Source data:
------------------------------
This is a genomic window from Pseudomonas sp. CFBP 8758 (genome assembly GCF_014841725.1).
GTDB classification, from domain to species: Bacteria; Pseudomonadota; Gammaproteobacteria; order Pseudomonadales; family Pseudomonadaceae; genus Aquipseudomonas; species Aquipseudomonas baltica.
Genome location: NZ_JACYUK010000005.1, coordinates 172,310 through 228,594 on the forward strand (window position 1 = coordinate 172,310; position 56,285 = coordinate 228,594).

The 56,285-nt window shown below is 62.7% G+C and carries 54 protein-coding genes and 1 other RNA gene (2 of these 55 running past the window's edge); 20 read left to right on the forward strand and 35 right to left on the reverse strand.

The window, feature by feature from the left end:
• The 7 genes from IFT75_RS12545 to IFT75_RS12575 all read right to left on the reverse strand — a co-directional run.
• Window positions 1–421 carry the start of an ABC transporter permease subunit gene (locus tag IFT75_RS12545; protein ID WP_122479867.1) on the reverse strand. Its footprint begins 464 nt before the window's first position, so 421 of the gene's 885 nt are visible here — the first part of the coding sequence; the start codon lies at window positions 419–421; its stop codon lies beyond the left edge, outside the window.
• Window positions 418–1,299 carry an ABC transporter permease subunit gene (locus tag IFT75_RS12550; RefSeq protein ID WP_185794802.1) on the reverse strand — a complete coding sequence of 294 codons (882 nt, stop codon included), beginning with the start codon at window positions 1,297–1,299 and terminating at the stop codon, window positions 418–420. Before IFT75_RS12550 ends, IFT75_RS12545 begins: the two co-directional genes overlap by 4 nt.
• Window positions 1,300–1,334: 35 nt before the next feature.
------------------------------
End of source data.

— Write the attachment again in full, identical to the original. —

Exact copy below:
This is a genomic window from Pseudomonas sp. CFBP 8758 (genome assembly GCF_014841725.1).
GTDB classification, from domain to species: Bacteria; Pseudomonadota; Gammaproteobacteria; order Pseudomonadales; family Pseudomonadaceae; genus Aquipseudomonas; species Aquipseudomonas baltica.
Genome location: NZ_JACYUK010000005.1, coordinates 172,310 through 228,594 on the forward strand (window position 1 = coordinate 172,310; position 56,285 = coordinate 228,594).

The 56,285-nt window shown below is 62.7% G+C and carries 54 protein-coding genes and 1 other RNA gene (2 of these 55 running past the window's edge); 20 read left to right on the forward strand and 35 right to left on the reverse strand.

The window, feature by feature from the left end:
• The 7 genes from IFT75_RS12545 to IFT75_RS12575 all read right to left on the reverse strand — a co-directional run.
• Window positions 1–421 carry the start of an ABC transporter permease subunit gene (locus tag IFT75_RS12545; protein ID WP_122479867.1) on the reverse strand. Its footprint begins 464 nt before the window's first position, so 421 of the gene's 885 nt are visible here — the first part of the coding sequence; the start codon lies at window positions 419–421; its stop codon lies beyond the left edge, outside the window.
• Window positions 418–1,299 carry an ABC transporter permease subunit gene (locus tag IFT75_RS12550; RefSeq protein ID WP_185794802.1) on the reverse strand — a complete coding sequence of 294 codons (882 nt, stop codon included), beginning with the start codon at window positions 1,297–1,299 and terminating at the stop codon, window positions 418–420. Before IFT75_RS12550 ends, IFT75_RS12545 begins: the two co-directional genes overlap by 4 nt.
• Window positions 1,300–1,334: 35 nt before the next feature.